Troy Davis and the Acceptance of Sacrifice

Future Hope column, September 25, 2011

By Ted Glick

“As I look at my mail from across the globe, from places I have never ever dreamed I would know about and people speaking languages and expressing cultures and religions I could only hope one day to see first hand, I am humbled by the emotion that fills my heart with overwhelming, overflowing Joy. I can’t even explain the insurgence of emotion I feel when I try to express the strength I draw from you all; it compounds my faith, and it shows me yet again that this is not a case about the death penalty, this is not a case about Troy Davis, this is a case about Justice and the Human Spirit to see Justice prevail.”

Troy Davis, September 10, 2011, 11 days before his execution

Troy Davis was a special person. I learned this very late, just days before his execution by the state of Georgia, when my email inbox and the mainstream news became full of stories about his case. It was not until that happened that I took the time to learn more about him.

I was moved by what I learned. As indicated by the above quote from one of his last communications from death row, Troy Davis became much more than the latest low-income person of color done wrong by the so-called “criminal justice system.” Troy Davis became a martyr for the movement, a person willing to accept the ultimate sacrifice with love in his heart because he did not lose faith in the power of human beings to bring about positive, justice-based social change.

He was able to see past his personal sufferings and death to a different kind of world. He was a visionary, and he led by example. I learned this as I listened to his 17 year old nephew, De’ Jaun Correia, on Democracy Now explaining what it was like to visit his uncle regularly and the strength and humanity Troy had helped to instill in De’ Jaun.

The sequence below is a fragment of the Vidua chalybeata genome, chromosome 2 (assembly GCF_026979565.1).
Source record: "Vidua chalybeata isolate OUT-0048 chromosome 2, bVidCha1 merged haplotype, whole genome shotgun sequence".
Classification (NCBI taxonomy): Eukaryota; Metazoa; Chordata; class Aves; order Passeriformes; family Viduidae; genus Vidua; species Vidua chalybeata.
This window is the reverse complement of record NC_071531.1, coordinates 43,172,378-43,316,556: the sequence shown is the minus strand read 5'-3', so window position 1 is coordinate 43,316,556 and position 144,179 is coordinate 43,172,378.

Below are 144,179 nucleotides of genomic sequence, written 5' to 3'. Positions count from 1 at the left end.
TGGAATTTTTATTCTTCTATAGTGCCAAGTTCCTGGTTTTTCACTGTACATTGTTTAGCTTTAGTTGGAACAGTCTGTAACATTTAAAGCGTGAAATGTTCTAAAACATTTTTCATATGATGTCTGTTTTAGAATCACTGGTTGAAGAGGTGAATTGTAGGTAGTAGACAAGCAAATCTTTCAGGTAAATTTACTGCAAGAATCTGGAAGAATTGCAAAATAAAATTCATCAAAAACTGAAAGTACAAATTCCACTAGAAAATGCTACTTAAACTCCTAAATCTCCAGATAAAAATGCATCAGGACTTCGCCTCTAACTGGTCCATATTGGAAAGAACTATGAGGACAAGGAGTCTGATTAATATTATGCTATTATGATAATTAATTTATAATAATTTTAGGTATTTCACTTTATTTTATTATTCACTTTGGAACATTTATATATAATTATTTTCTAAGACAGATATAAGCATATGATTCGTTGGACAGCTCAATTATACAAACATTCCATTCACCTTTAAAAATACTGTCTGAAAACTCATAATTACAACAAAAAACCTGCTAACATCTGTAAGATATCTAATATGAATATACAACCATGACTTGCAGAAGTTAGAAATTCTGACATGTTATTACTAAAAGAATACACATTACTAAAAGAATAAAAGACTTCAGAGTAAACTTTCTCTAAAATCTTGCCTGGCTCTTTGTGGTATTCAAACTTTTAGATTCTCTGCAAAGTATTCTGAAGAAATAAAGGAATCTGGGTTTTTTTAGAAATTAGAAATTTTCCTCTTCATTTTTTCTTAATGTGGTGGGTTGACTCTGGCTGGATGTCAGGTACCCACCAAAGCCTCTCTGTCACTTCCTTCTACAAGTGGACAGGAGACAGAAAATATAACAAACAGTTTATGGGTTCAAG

I am sure that Troy appreciated all of those who came before him who also accepted the necessity of personal sacrifice in the cause of justice, people like Jesus of Nazareth, Tecumseh, Harriet Tubman, Joe Hill, Cesar Chavez, Martin Luther King, Jr., Malcolm X., Bobby Sands and many, many more.

Troy’s example and Troy’s words remind me of something Helen Keller once said:

“Four things to learn in life:
To think clearly without hurry or confusion;
To love everybody sincerely;
To act in everything with the highest motives;
To trust God unhesitatingly.”

How do movements grow? One essential component is the willingness of individuals within it to model a way of living, a humanity and dedication to doing what is right, no matter what the costs, which spreads outward, inspiring and moving others to take action. Troy has certainly done that for the movement against the death penalty, against racism and institutionalized injustice.

Another example is Tim DeChristopher, climate activist from Utah who took action to derail what turned out to be an illegal government auction of public lands to gas companies and for which he is now serving a two-year sentence in federal prison. There is no question in my mind that there is a direct connection between Tim’s example, his continued activism and movement-building work after his arrest until his sentencing, and the willingness of 1,253 people to be arrested at the White House a month ago as part of the historic Tar Sands Action (

A great sacrifice is rarely something to be actively pursued. Indeed, what is most needed is not so much individuals looking to take a big risk for what is right but, instead, individuals whose inner light, whose never-extinguished passion for justice, keeps them working day after day, making daily sacrifices, doing the many little things which, when combined with the similar work of many others, has an impact.

As movements grow, there will be bigger sacrifices and possibly great sacrifices made as action is taken against injustice and wrong. When that happens and we are the ones making the sacrifice, we need to be prepared spiritually and emotionally to be an example to others about how to stand strong with dignity and love in our hearts despite hardship and suffering.

We need to be like Troy Davis.

Ted Glick has been a progressive activist and organizer since 1968. Past writings and other information can be found at, and he can be followed on twitter @jtglick.